Rio Tinto on Friday decided to close its diamond mine project in Madhya Pradesh after being asked to explore the possibility of underground mining and wait until a river linking project was completed. The project had faced a series of environmental issues. Wildlife groups said the country’s first private diamond mining project would severely damage the wildlife corridor between the Panna Tiger Reserve and the Navardehi Wildlife Sanctuary. The environment ministry sought to limit mining only to 76.43 hectares out of the total 971 hectare project. In a letter to the state government on August 10, the ministry claimed that surface extraction “would entail greater extent of forest land use leading to permanent loss of the high quality forest areas” and “the project proponent may also explore the possibility of underground (mining)”.
“As part of its ongoing efforts to drive shareholder value by conserving cash and cutting costs further, Rio Tinto has decided to not proceed with development of its Bunder project in India," Rio Tinto Exploration India Private Limited said in a statement to The Indian Express. "Accordingly, we will be seeking to close all project infrastructure by the end of year 2016.”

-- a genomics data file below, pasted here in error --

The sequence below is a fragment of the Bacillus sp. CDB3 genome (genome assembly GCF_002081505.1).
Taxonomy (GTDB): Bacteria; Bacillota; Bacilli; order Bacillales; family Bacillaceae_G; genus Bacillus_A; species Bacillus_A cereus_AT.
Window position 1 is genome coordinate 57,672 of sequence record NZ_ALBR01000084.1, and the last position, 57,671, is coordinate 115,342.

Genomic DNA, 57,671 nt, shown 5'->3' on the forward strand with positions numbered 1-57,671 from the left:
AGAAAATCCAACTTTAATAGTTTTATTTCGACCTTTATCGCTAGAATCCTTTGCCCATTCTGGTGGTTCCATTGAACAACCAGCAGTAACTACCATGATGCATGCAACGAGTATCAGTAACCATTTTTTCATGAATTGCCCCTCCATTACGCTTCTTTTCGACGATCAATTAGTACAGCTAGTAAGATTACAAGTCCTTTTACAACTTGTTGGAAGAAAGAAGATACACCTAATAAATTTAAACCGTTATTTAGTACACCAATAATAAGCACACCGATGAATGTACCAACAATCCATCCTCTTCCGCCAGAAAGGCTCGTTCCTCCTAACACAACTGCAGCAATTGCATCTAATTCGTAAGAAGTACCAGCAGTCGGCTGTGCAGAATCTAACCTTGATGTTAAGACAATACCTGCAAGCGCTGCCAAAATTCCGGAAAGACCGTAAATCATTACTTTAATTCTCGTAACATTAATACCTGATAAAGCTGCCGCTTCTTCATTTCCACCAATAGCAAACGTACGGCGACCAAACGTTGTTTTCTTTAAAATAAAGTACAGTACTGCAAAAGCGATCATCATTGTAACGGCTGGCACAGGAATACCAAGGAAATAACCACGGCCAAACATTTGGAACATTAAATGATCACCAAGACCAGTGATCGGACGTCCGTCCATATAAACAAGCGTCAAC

It is a setback for the Madhya Pradesh government as Chief Minister Shivraj Singh Chauhan had himself pushed for the statutory clearances required for the project, the paper reported. The diamond mine was expected to provide substantial sums in royalties and taxes to the state government. The paper cited Rio Tinto sources in the country as saying that it had already invested millions of dollars on prospecting and had hired more than 300 people at the project site
The deposit is estimated to have diamond reserves of 34.2 million carats. Rio Tinto commented that “the Bunder deposit is a high-quality discovery” and offered to help the state and the government to find a “third-party investor to carry forward the development of the project”.